Healthy words to live by… Information on concussions

By Gabe Roush, LTC, ATC

As fall sports kick off in our region, hot topics within sports medicine begin to resurface. One of the most discussed and studied subjects over the last decade is that of concussions. So, what do you need to know about them?

A concussion is a mild traumatic brain injury that occurs when the brain makes contact with the inner surface of the skull. This trauma causes a disruption in the neurological function of the brain. This can be a result of a direct blow to the head or other external forces such as whip lash. As an example, imagine the yolk within an eggshell. If you shake that egg, the yolk will slosh back and forth causing contact with the inner surface of the shell. This is similar to force that the brain experiences within the skull.


Concussions and their symptoms vary based on the mechanism of injury and the area of the brain affected. Common symptoms include but are not limited to:

– Headache

– Disorientation/ confusion

– Decreased balance

– Memory Loss

– Visual disturbances

– Slurred speech

– Sensitivity to light

– Nausea/Vomiting

– Irritability/anger

It is essential to remember that just because an athlete does not lose consciousness, does not mean that they are clear of a concussion.

What should you do?

Your athlete should be examined by a health care professional that is trained in the recognition and management of concussions. Fortunately, all three secondary schools in Mason County have Athletic Trainers on staff that are highly trained in this and are available to both middle school and high school athletes. You may also choose to schedule an appointment with the athlete’s primary care physician for an evaluation. In either case, the athlete will undergo an assessment that evaluates their symptoms and other signs of neurological dysfunction. They may also undergo a computer based neurocognitive test that can assist in evaluating their memory and reaction time.

It is important to note that diagnostic imaging such as an MRI or CT scan are used to rule out brain bleeds and swelling. Therefore, a negative result from one of these scans does not necessarily mean your athlete is clear of a concussion.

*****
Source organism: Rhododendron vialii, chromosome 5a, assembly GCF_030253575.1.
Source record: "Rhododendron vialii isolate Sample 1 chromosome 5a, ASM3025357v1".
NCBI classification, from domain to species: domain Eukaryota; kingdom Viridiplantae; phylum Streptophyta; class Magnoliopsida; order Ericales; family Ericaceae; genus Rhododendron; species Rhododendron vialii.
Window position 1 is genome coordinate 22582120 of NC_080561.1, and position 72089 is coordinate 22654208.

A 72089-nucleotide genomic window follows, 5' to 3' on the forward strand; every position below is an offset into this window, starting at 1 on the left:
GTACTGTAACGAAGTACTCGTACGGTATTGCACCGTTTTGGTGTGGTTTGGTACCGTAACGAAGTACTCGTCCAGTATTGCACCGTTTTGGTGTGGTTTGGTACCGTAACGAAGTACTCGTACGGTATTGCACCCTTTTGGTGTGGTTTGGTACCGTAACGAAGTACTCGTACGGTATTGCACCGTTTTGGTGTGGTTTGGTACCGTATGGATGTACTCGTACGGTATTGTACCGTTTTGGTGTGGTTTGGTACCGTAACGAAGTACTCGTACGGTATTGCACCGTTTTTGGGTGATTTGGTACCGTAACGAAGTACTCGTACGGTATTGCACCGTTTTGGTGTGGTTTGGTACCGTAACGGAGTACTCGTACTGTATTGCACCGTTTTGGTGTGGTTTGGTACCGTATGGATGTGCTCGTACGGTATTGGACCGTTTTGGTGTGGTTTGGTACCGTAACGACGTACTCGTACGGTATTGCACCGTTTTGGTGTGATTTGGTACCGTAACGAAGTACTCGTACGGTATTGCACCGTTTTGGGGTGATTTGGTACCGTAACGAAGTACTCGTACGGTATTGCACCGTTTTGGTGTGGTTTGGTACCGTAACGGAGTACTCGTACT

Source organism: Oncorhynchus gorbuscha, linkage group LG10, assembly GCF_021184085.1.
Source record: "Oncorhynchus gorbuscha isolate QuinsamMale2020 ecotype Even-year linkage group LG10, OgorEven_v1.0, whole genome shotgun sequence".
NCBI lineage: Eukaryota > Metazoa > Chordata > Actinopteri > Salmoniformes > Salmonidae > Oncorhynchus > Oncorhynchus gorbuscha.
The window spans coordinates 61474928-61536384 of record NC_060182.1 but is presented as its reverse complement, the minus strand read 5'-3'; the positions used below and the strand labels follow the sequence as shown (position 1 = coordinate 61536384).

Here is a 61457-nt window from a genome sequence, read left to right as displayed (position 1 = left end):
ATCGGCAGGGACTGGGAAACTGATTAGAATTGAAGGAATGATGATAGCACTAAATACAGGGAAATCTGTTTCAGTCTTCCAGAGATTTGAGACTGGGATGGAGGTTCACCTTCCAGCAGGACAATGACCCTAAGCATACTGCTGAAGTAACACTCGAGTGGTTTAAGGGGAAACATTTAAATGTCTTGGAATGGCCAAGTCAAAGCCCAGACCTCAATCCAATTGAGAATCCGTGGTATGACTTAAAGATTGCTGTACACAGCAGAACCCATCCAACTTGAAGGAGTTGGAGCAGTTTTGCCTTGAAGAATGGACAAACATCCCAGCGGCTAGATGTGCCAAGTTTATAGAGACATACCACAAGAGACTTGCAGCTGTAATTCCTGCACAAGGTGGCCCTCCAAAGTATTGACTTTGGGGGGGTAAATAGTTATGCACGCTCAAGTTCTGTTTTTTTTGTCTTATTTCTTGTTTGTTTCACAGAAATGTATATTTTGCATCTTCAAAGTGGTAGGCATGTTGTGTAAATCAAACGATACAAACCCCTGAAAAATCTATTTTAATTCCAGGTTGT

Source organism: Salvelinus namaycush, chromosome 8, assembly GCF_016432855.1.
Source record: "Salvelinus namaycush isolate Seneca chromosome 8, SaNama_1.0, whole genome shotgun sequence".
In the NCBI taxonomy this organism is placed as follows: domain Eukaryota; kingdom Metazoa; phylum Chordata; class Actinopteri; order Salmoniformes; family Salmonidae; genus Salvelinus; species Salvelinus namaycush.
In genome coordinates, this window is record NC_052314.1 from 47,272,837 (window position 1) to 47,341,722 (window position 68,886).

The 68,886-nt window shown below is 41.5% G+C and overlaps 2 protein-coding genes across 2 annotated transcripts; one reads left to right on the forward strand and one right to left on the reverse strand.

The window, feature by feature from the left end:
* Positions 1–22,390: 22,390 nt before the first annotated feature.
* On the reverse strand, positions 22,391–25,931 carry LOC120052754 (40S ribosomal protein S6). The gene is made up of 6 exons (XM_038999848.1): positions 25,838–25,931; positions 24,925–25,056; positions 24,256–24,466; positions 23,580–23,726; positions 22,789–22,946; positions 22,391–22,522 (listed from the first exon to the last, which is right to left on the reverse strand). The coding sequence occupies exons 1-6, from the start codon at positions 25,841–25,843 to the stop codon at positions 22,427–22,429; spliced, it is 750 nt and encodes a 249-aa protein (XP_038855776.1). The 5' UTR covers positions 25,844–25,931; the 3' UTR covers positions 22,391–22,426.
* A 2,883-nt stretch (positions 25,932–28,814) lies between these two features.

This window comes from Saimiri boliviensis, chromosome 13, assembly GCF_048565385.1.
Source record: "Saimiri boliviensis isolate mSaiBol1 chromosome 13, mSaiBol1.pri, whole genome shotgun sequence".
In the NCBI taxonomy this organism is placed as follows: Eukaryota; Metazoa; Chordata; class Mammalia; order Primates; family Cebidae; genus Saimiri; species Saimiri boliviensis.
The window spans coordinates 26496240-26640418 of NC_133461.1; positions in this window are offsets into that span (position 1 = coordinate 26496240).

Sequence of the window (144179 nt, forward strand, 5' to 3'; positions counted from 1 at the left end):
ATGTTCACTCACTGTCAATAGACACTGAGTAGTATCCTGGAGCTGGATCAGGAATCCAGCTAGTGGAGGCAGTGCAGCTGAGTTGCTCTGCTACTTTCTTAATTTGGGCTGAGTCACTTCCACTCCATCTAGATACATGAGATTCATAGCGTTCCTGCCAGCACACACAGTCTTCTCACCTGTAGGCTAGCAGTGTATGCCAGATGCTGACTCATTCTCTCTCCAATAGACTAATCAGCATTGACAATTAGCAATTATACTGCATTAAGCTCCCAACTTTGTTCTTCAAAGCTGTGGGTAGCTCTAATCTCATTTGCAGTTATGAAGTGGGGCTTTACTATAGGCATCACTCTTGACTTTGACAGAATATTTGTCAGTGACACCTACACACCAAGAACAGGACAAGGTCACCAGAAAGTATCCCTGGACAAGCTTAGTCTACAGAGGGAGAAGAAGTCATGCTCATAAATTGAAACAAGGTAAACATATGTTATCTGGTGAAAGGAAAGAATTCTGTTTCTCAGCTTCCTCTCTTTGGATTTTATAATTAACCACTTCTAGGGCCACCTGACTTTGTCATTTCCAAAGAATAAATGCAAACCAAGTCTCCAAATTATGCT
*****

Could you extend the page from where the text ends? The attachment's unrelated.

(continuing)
How are concussions treated?

Treatment is based on the signs and symptoms that the athlete is experiencing. The current best practice in initial treatment of concussions is mental and physical rest. Current studies also encourage regular sleep and modified schoolwork to aid in recovery.

Once the student athlete has been asymptomatic for 24 hours, they will start a “Return to Play” protocol. This phases them back into physical activity over the course of several days. If symptoms reoccur, they must wait to be asymptomatic again for 24 hours before repeating that phase.

A Return to Play Protocol progression is as follows:

1.) Physical and Mental Rest until 24 hours Asymptomatic

2.) Light aerobic exercise

3.) Sport Specific Exercise

4.) Non-contact training drills

5.) Full participation practice (following clearance from health care provider)

6.) Return to Play

In addition to being best practice, it is actually a law in West Virginia that athletes who sustain a concussion must undergo this protocol before being cleared to return to their sport.

Can we prevent concussions?

Despite what many protective equipment companies try to market, there is currently no device that will 100% prevent a concussion. So, it is imperative that athletes in contact sports train properly in technique to help reduce the likelihood of a concussion.

Overall, the best means of prevention is awareness and knowledge of the risks of concussions and their appropriate treatment.

This piece submitted by Pleasant Valley Hospital.

By Gabe Roush, LTC, ATC

Gabe Roush, LAT, ATC, is Pleasant Valley Hospital’s Sports Medicine Manager.

Gabe Roush, LAT, ATC, is Pleasant Valley Hospital’s Sports Medicine Manager.